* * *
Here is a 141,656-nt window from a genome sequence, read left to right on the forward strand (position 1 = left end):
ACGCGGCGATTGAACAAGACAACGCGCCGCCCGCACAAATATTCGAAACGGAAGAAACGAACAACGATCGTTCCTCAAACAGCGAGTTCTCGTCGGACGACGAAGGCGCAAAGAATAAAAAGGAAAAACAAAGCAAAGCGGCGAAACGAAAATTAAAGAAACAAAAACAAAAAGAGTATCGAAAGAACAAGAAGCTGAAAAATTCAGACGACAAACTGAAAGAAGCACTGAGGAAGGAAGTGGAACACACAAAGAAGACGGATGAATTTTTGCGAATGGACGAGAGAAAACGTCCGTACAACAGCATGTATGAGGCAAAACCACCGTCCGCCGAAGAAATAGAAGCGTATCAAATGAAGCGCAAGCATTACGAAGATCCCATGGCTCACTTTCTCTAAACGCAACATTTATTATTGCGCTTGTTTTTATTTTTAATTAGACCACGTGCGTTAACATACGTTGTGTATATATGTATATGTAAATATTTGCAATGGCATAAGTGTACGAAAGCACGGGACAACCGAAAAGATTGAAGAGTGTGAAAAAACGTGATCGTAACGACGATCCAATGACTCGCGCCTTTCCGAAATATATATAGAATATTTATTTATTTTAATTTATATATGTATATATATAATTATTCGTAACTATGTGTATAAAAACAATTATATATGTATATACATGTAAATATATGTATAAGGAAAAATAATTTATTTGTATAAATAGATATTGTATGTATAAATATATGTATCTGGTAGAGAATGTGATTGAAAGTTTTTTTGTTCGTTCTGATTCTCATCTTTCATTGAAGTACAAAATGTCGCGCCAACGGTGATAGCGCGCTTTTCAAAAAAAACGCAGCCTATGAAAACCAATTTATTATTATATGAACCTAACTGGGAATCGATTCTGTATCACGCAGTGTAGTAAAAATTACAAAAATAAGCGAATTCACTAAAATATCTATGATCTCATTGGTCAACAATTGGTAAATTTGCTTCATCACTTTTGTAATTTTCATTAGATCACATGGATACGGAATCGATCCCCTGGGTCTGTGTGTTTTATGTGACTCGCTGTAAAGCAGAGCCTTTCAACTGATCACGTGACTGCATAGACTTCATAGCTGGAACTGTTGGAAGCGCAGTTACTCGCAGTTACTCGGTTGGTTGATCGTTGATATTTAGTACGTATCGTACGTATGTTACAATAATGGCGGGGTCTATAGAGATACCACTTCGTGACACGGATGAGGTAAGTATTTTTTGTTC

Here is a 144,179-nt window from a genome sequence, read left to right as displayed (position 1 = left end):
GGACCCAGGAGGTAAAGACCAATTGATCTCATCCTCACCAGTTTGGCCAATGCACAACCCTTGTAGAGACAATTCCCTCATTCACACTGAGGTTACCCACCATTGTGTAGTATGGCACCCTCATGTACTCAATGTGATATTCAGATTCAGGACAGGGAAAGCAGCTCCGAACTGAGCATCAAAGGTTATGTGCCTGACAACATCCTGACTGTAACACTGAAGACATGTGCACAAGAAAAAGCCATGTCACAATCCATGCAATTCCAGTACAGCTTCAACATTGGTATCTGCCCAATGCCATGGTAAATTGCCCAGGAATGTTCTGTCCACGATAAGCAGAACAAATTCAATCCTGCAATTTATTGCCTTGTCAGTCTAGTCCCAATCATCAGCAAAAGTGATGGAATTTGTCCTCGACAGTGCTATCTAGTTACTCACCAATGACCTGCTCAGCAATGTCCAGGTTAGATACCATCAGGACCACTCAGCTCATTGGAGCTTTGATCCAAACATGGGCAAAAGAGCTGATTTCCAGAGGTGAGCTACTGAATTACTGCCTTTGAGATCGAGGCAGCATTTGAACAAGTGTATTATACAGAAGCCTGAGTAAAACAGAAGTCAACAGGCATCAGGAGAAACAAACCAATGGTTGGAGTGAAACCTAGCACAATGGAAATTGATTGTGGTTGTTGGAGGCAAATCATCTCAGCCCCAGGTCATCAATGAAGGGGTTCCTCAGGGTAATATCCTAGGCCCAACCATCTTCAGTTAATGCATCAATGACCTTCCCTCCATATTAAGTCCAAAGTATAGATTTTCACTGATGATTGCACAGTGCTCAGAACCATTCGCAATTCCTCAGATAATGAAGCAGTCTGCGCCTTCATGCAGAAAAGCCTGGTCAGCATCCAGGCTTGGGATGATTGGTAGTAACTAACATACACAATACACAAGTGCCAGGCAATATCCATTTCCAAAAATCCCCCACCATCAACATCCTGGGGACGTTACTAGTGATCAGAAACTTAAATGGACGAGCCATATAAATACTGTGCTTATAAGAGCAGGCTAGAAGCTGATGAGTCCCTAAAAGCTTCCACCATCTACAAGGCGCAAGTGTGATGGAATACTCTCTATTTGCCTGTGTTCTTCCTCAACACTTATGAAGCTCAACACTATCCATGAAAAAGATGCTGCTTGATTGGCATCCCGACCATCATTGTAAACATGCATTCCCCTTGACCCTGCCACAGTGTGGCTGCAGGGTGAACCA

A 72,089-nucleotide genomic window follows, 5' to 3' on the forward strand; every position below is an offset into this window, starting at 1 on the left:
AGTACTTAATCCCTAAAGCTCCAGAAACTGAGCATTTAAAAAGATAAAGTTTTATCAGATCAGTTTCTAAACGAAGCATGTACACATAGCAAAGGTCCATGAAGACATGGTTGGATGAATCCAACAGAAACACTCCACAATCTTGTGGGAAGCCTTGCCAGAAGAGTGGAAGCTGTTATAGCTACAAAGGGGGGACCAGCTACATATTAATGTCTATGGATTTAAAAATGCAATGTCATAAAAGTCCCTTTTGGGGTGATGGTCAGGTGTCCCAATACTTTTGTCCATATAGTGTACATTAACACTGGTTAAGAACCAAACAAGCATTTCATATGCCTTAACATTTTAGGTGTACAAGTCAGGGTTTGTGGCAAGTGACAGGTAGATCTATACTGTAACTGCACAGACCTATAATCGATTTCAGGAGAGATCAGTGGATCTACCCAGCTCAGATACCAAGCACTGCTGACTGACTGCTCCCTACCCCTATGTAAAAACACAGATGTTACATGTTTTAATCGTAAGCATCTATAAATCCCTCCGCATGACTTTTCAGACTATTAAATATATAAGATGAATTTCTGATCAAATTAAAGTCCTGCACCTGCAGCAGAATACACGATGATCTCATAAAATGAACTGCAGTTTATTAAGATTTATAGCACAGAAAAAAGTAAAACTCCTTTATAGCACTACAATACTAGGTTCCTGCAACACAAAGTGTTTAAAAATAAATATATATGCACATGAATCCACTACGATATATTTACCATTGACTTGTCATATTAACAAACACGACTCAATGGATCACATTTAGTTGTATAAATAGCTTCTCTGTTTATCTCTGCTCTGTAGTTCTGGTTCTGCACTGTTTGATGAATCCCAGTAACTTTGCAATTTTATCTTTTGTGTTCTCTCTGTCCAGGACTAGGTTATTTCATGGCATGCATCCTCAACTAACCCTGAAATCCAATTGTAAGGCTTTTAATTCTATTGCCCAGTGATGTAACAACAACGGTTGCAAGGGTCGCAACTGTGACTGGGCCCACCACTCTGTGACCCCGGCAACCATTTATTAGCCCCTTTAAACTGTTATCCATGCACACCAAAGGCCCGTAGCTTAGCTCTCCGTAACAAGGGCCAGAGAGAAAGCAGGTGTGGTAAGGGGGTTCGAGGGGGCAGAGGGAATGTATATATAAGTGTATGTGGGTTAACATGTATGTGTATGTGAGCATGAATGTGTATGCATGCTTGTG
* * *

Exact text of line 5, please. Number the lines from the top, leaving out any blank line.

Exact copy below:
A 72,089-nucleotide genomic window follows, 5' to 3' on the forward strand; every position below is an offset into this window, starting at 1 on the left: